We will test the prevailing paradigm for kidney disease progression that kidney function loss occurs at a relatively stable, linear rate [18, 19]. Several recent reports that have challenged this assumption support our hypothesis. The African American Study of Kidney disease and hypertension (AASK) analyzed up to 30 eGFR readings per participant over 12 years and showed that nonlinear trajectories were quite common. Many participants had substantial periods of stable or increasing eGFR, or substantial periods of rapid decrease in eGFR [20, 21]. Another study demonstrated variable GFR trajectories in Pima Indians and reported no relationship between early GFR and progression of kidney disease. These nonlinear trajectories, which are not commonly assessed in clinical practice may have important prognostic implications. For example, CRIC participants initiating hemodialysis with an antecedent abrupt decline in kidney function (8.5%) experienced, on average, a 3-fold higher risk for death within the first year of dialysis . There is emerging literature suggesting that, independent of long-term GFR trajectory over time, short-term variations in eGFR are predictive of kidney disease outcomes [24,25,26].
In addition, reduced eGFR and increased albuminuria levels are associated with a higher risk of CVD in patients with mild CKD [27, 28]. CKD and receiving maintenance dialysis are major risk factors for CVD , a leading cause of death in the US . IHS data suggest that CVD mortality rates vary greatly among AI communities and appear to be increasing. However, relatively few studies have assessed current disparities in cardiovascular disease in American Indian populations with CKD and compared trends with other regions of the United States . In AI-CRIC, we will seek risk factors for higher rates of CKD and CVD and their progression in Southwest AIs, a socioeconomic disadvantaged population, compared with Caucasians, African Americans and Hispanics participating in CRIC.
Higher mortality rate [32, 33], higher risks of HF [34, 35], heart rate variability (HRV) , peripheral arterial disease [37,38,39], and stroke  are reported in patients with CKD. Among CRIC study participants, the overall incidence of HF was 21.7 per 1000 person-years and 18.6% of participants developed incident peripheral arterial disease during 6.3 years of follow-up . Left ventricular hypertrophy is very common in CKD patients. CRIC showed that left ventricular mass index was strongly associated with incident hear failure, even after adjustment for CVD risk factors and biomarkers . Likewise, CRIC reported that low eGFR was strongly associated with greater coronary artery calcification and significantly predicted the risk of CVD [43, 44]. American Indian participants in the SHS had a higher prevalence of sub-clinical cardiac abnormalities on echocardiogram, including left ventricular hypertrophy, left atrial dilation, and reduced left ventricular systolic and diastolic function . HRV in a variety of clinical settings has been used to predict death and HF [46, 47]. To the best of our knowledge, little is known about the prognostic value of biometric monitoring in CKD. In particular, using such monitoring to detect individuals with limited CV reserve prior to a CV event may provide novel opportunities to implement preventive interventions. With AI-CRIC, we will use remote biometric monitoring to measure HRV as an indicator of limited CV reserve. In the CRIC Study even limited data showed that HRV is associated with mortality . Thus, our goal is to test the hypothesis that wearable biosensor technologies can provide robust measures of HRV in CKD patients. This test will enable us to detect a subset of CKD participants at higher risk for HF as candidates to subsequently test the value of intervention programs.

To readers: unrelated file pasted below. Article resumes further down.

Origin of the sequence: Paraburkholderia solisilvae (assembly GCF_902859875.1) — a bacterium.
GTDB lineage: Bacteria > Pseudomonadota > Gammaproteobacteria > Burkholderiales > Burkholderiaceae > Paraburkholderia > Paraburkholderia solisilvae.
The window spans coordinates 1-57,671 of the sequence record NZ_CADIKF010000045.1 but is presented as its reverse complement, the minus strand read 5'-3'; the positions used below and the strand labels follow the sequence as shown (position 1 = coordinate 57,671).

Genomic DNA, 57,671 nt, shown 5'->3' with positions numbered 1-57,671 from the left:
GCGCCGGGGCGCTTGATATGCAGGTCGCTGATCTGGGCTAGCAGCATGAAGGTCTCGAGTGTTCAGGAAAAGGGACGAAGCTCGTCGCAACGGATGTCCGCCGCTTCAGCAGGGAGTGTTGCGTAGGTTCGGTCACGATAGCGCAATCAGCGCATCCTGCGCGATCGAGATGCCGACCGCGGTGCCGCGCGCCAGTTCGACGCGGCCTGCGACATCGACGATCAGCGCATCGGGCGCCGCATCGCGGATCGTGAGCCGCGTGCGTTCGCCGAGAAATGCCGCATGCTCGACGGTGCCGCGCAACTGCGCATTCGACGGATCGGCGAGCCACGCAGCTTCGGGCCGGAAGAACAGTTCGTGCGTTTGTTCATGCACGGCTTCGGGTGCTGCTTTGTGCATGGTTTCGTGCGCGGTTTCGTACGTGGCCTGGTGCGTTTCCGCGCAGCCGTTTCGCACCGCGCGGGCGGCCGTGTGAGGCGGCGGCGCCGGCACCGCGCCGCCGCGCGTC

Many previous studies demonstrated the relationship between diabetes, obesity, and hypertension in persons with chronic kidney disease. RAASI treatment correlates with subsequent reduction in the rate of ESKD [49, 50]. The prevalence of hypertension in CKD varies by race, etiology of CKD and GFR . Considering the fact that there are currently no markers available to predict the subsequent loss of kidney function in AI patients already treated with RAASi, in the AI-CRIC study we will investigate such markers.
Among AIs, risk factors such as lower socioeconomic level [51, 52] and exposure to various persistent environmental pollutants [53, 54] become endemic with high rates of obesity, type 2 diabetes, kidney disease, hypertension and CVD. Socioeconomic disadvantage has not yet been identified in clinical guidelines as a high-risk factor warranting screening for CKD, although CKD is associated with socioeconomic deprivation . In the US, ESKD incidence and progression is increasing disproportionately in poorer neighborhoods in comparison with richer ones [52, 56, 57].
Toxic environmental pollutants are frequently found in minority and disadvantaged communities because of their greater proximity to landfills and other industrial waste sites. Environmental exposure to several heavy metals such as tungsten, uranium, arsenic and cadmium are associated with a number of health conditions , including diabetes , CVD , hypertension  and irreversible kidney damages . Exposure to various contaminants may also be related to the type of work a person performs. These elements are also found in rural farming populations such as in AIs of the Southwest US. In AIs, agricultural work and jewelry making result in exposure to various heavy metals that may be nephrotoxic. The extent to which environmental/occupational exposures in AIs contribute to progression of CKD and CVD remain poorly understood and further studies are needed. AI_CRIC will investigate whether unique associations between environmental/occupational exposures and the progression of CKD in AIs are partly responsible for these differences. In this study, we will monitor kidney function by conducting monthly home testing of fingerstick creatinine concentration using a handheld device.